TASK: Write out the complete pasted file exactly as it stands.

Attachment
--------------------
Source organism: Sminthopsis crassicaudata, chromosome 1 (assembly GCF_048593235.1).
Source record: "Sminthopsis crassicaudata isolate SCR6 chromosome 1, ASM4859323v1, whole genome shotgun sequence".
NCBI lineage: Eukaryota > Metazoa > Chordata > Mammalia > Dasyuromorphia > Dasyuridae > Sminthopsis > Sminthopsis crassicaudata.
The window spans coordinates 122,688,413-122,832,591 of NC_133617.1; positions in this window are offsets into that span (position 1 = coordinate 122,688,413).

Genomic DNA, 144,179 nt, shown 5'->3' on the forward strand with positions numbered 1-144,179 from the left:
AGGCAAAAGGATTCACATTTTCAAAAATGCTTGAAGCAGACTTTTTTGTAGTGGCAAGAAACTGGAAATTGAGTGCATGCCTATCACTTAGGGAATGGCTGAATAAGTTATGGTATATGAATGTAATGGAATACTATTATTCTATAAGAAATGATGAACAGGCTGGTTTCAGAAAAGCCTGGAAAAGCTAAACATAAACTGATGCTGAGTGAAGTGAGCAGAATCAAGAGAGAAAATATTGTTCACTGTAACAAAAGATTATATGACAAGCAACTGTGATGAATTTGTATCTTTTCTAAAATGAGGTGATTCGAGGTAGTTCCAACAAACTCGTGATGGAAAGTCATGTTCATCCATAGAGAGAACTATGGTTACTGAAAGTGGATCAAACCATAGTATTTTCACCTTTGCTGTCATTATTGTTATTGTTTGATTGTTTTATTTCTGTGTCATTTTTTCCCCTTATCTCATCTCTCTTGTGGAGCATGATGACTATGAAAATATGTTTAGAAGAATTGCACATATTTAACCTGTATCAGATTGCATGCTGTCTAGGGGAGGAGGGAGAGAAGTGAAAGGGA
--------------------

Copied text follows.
Source organism: Sminthopsis crassicaudata, chromosome 1 (assembly GCF_048593235.1).
Source record: "Sminthopsis crassicaudata isolate SCR6 chromosome 1, ASM4859323v1, whole genome shotgun sequence".
NCBI lineage: Eukaryota > Metazoa > Chordata > Mammalia > Dasyuromorphia > Dasyuridae > Sminthopsis > Sminthopsis crassicaudata.
The window spans coordinates 122,688,413-122,832,591 of NC_133617.1; positions in this window are offsets into that span (position 1 = coordinate 122,688,413).

Genomic DNA, 144,179 nt, shown 5'->3' on the forward strand with positions numbered 1-144,179 from the left:
AGGCAAAAGGATTCACATTTTCAAAAATGCTTGAAGCAGACTTTTTTGTAGTGGCAAGAAACTGGAAATTGAGTGCATGCCTATCACTTAGGGAATGGCTGAATAAGTTATGGTATATGAATGTAATGGAATACTATTATTCTATAAGAAATGATGAACAGGCTGGTTTCAGAAAAGCCTGGAAAAGCTAAACATAAACTGATGCTGAGTGAAGTGAGCAGAATCAAGAGAGAAAATATTGTTCACTGTAACAAAAGATTATATGACAAGCAACTGTGATGAATTTGTATCTTTTCTAAAATGAGGTGATTCGAGGTAGTTCCAACAAACTCGTGATGGAAAGTCATGTTCATCCATAGAGAGAACTATGGTTACTGAAAGTGGATCAAACCATAGTATTTTCACCTTTGCTGTCATTATTGTTATTGTTTGATTGTTTTATTTCTGTGTCATTTTTTCCCCTTATCTCATCTCTCTTGTGGAGCATGATGACTATGAAAATATGTTTAGAAGAATTGCACATATTTAACCTGTATCAGATTGCATGCTGTCTAGGGGAGGAGGGAGAGAAGTGAAAGGGA